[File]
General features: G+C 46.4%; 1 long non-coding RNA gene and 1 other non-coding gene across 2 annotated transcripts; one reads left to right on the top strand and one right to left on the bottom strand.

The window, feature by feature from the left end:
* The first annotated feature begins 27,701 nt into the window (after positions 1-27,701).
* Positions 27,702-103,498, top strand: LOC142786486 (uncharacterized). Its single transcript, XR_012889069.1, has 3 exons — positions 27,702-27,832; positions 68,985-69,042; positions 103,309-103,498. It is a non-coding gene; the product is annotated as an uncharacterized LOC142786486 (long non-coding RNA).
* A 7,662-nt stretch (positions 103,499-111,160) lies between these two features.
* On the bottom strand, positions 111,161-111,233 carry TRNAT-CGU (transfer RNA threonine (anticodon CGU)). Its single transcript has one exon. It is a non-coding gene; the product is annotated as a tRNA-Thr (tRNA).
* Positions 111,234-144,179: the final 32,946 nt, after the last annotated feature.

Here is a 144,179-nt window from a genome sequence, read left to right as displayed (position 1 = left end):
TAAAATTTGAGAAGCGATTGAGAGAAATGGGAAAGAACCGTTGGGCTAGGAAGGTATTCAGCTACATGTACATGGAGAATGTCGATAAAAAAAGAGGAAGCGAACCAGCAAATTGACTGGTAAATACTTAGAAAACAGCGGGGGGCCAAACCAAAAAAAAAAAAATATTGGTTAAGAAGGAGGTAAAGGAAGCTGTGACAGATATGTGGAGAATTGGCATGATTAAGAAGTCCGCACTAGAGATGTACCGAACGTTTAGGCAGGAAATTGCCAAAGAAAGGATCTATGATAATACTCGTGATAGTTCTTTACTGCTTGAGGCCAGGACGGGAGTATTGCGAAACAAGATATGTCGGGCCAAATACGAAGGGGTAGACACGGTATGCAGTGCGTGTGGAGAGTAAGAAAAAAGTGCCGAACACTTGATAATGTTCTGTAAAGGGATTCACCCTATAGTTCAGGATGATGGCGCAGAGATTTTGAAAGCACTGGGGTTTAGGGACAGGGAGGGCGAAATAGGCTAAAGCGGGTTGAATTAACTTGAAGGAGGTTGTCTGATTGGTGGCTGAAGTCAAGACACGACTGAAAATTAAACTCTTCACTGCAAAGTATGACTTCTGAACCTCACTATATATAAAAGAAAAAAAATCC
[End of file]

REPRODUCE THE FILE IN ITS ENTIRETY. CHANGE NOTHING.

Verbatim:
General features: G+C 46.4%; 1 long non-coding RNA gene and 1 other non-coding gene across 2 annotated transcripts; one reads left to right on the top strand and one right to left on the bottom strand.

The window, feature by feature from the left end:
* The first annotated feature begins 27,701 nt into the window (after positions 1-27,701).
* Positions 27,702-103,498, top strand: LOC142786486 (uncharacterized). Its single transcript, XR_012889069.1, has 3 exons — positions 27,702-27,832; positions 68,985-69,042; positions 103,309-103,498. It is a non-coding gene; the product is annotated as an uncharacterized LOC142786486 (long non-coding RNA).
* A 7,662-nt stretch (positions 103,499-111,160) lies between these two features.
* On the bottom strand, positions 111,161-111,233 carry TRNAT-CGU (transfer RNA threonine (anticodon CGU)). Its single transcript has one exon. It is a non-coding gene; the product is annotated as a tRNA-Thr (tRNA).
* Positions 111,234-144,179: the final 32,946 nt, after the last annotated feature.

Here is a 144,179-nt window from a genome sequence, read left to right as displayed (position 1 = left end):
TAAAATTTGAGAAGCGATTGAGAGAAATGGGAAAGAACCGTTGGGCTAGGAAGGTATTCAGCTACATGTACATGGAGAATGTCGATAAAAAAAGAGGAAGCGAACCAGCAAATTGACTGGTAAATACTTAGAAAACAGCGGGGGGCCAAACCAAAAAAAAAAAAATATTGGTTAAGAAGGAGGTAAAGGAAGCTGTGACAGATATGTGGAGAATTGGCATGATTAAGAAGTCCGCACTAGAGATGTACCGAACGTTTAGGCAGGAAATTGCCAAAGAAAGGATCTATGATAATACTCGTGATAGTTCTTTACTGCTTGAGGCCAGGACGGGAGTATTGCGAAACAAGATATGTCGGGCCAAATACGAAGGGGTAGACACGGTATGCAGTGCGTGTGGAGAGTAAGAAAAAAGTGCCGAACACTTGATAATGTTCTGTAAAGGGATTCACCCTATAGTTCAGGATGATGGCGCAGAGATTTTGAAAGCACTGGGGTTTAGGGACAGGGAGGGCGAAATAGGCTAAAGCGGGTTGAATTAACTTGAAGGAGGTTGTCTGATTGGTGGCTGAAGTCAAGACACGACTGAAAATTAAACTCTTCACTGCAAAGTATGACTTCTGAACCTCACTATATATAAAAGAAAAAAAATCC